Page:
Fulfill Your Hiking Dream! Here to help fellow hikers by offering wisdom, ideas, and lessons learned from a two-time AT North and South, Long Trail, Foothills Trail, Allegheny Trail, Colorado Trail, Florida Trail, Shenandoah Nat'l Park 500 miler completions. Former AT Ridgerunner for six years, Author, Speaker on Hiking and Backpacking
Where Should I Go? 6 Areas to Consider When Determining Your Hiking Goals This Year
There are so many places. So many trails. So many adventures
waiting to be had this year.
Lots of trails. Lots of choices.
What to do? Where to go?
First, take a deep breath. Yes there are lots of places to explore.
Maybe this is not the year though to do the big trails. The shorter trails, even trails in your own state, can bring great satisfaction and unique experiences than just the big trails we always hear about. No one heard of the Allegheny Trail in West Virginia which I thru hiked in the past. It doesn't get the major press and hoopla. But wow, did I learn a lot by doing it. And grew in my hiking knowledge that I can now share with others. And it ended up being the catalyst for the Florida Trail, which I finished last year.
My finish of the 1100 mile Florida Trail, Feb, 2018
If you are planning a big one – like a multi-day backpacking
trip, take a few things into consideration in planning. Some say you can just drop
everything and go. Not wise. By taking the time to think things through that maybe you hadn’t
yet considered, you will be steered towards that perfect trip meant for you!
And without the distractions misplanning can cause.
1.Time. Do you have the time to do the trip you are considering? Will you
need to take vacation time from work? Or a leave of absence for a major hike?
Take into consideration how long the trip will take. You won’t be able to do 20
mile days. A 50 mile trip may take you five days. Plan accordingly.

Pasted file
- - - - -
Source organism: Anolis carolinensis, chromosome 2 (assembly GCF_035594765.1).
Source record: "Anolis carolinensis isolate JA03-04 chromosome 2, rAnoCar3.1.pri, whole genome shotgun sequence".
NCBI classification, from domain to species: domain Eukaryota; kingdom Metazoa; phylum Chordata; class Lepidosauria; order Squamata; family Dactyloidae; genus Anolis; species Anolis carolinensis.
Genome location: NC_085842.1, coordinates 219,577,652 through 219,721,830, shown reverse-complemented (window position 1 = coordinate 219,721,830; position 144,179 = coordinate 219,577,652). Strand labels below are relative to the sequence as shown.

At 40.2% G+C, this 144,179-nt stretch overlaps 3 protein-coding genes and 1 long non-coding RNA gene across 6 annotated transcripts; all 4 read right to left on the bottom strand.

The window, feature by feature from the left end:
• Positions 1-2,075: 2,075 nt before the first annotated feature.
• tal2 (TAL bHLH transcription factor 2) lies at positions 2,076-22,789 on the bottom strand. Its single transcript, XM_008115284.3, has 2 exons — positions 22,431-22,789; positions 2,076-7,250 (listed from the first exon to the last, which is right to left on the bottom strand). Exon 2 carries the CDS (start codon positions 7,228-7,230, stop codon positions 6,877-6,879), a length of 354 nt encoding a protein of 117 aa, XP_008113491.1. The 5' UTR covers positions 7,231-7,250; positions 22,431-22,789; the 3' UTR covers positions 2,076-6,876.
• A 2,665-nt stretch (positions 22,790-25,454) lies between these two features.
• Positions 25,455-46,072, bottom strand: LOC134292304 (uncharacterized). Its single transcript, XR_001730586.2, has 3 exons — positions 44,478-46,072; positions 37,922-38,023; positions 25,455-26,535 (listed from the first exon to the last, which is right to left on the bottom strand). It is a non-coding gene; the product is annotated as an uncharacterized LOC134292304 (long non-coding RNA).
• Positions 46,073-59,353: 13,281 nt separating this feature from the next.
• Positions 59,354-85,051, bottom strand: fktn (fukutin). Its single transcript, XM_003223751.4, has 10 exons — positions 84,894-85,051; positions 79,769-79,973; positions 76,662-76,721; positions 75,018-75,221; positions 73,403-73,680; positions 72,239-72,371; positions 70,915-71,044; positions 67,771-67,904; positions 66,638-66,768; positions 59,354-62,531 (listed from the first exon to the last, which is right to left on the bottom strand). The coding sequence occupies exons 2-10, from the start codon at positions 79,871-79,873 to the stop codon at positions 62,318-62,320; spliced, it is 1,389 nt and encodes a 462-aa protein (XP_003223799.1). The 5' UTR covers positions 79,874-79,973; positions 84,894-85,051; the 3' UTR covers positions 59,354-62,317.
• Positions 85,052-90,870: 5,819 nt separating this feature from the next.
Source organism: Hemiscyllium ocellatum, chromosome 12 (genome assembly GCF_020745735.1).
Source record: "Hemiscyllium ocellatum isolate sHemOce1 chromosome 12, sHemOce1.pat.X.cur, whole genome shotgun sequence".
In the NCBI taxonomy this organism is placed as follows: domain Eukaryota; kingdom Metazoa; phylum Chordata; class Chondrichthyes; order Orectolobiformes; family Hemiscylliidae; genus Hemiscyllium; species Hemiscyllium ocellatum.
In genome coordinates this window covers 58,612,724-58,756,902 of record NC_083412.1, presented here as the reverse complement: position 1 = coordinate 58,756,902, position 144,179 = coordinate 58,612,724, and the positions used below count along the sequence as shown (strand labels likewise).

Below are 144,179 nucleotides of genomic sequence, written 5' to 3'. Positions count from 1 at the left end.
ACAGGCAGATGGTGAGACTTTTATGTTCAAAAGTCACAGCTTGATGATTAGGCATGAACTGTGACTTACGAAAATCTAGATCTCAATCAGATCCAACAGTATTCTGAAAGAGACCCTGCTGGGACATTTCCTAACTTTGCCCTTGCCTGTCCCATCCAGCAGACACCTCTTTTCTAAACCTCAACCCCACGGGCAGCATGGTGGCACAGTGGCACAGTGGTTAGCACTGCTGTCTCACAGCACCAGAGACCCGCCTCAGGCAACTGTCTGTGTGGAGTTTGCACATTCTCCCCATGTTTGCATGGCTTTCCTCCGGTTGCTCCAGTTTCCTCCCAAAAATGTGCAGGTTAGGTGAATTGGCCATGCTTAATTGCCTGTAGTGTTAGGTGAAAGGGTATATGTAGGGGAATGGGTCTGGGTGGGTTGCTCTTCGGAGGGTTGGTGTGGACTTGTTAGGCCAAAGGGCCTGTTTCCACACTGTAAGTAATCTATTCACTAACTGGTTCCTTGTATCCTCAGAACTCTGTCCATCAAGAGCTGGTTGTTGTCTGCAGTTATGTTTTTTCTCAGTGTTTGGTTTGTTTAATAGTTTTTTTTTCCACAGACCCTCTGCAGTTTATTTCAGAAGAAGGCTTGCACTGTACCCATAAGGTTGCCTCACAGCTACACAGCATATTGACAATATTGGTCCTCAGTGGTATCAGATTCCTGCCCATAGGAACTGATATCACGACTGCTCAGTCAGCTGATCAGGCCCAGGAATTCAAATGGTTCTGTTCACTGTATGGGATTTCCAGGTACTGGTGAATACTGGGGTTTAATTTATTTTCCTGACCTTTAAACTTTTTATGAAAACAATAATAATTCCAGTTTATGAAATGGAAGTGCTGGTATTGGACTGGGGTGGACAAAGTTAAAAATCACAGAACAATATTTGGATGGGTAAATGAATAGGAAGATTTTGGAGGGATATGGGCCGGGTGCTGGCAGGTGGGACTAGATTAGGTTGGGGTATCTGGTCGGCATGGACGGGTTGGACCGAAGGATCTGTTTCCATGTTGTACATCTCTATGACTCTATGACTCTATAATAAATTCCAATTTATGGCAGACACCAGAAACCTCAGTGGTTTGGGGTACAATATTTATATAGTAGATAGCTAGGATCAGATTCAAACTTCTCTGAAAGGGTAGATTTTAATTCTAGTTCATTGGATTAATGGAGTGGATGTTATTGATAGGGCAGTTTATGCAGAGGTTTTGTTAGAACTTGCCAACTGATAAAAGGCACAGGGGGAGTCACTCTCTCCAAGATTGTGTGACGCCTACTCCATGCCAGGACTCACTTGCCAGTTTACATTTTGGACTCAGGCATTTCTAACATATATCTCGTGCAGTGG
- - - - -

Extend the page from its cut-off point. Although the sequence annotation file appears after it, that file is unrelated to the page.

2.Money. It takes money to do a trip. Money for gear.
For traveling to and from your destination. For expenses on the hike. For paying
the bills or other needs on the homefront if you will be gone an extended
period of time. Be sure there are the finances to do this. Don’t think – oh, I
will earn money on the way. Or I can skimp on things along the way. Or raid
hiker boxes, etc. More often than not it never works out the way you think it
will in the comfort of your home. Always plan for more money than you will need.
Save up and be self-sufficient.
3.Physical State. How are you physically? It is
important to know if you are able to hike safely the trip you have planned. Even
weekend getaways. Carrying a backpack is not the same as walking or running. It
uses muscles differently, especially bearing a full load. For instance, if you are
having knee issues, it’s doubtful they will suddenly go away on a hike! So take
care to get checked out by the Dr. Get fixed what needs fixing so you don’t
exacerbate a condition. If you need to change shoes do so. Work on physical
strengthening, etc., do it. And make sure you have the proper gear and you are not
burdening yourself with lots of extra weight that can rapidly turn a trip into
a grueling experience. Learn from others on what to bring and what not to
4.Social Aspects. Are you going on this hike with others
or going alone? Both need planning. For instance if going with a buddy, do you
both hike roughly the same pace? Can you live with that person for an extended
time? If the buddy must leave the trail on a long distance trek, can you go on
alone? Decide who carries what gear or if you should carry your own (which is a
better idea). If you are going solo, prepare with your safety in mind. Maps, a
cell phone, a guidebook, knowledge, even some personal safety devices like a
SPOT etc. Are you also ready mentally to spend days and nights alone? Much of
this can decide the kind of trip you want to do.
5.Gear. Do you have the gear for the season and
area you plan to hike? Research ahead of time what you are going to need to
accomplish your adventure. Adequate footwear, clothing, outerwear, sleep and
cookwear. The backpack. All important. But remember, gear first, backpack last.
Make sure you know weather conditions ahead of time and prepare accordingly for
whatever you might face.
6.The Mental Aspects. Are you accomplishing a hike
to chip off sections on the AT? Doing a thru hike of the John Muir Trail? Or
going on your first expedition? Are you seeking waterfalls or a great view? Or another hiking challenge. Whatever it is, be sure your
heart and mind are into it. The mental aspects of a hike is the number one thing
that can kill it altogether if you are not ready and eager to get out there and
experience the lows as well as the highs. The good and the bad. All of it is a
learning experience. Stay positive even in the hard stuff. Limit expectations
and take it one day at a time.
By looking at these different aspects of a hiking journey,
you can better prepare for the perfect trip to fulfill your hiking dream this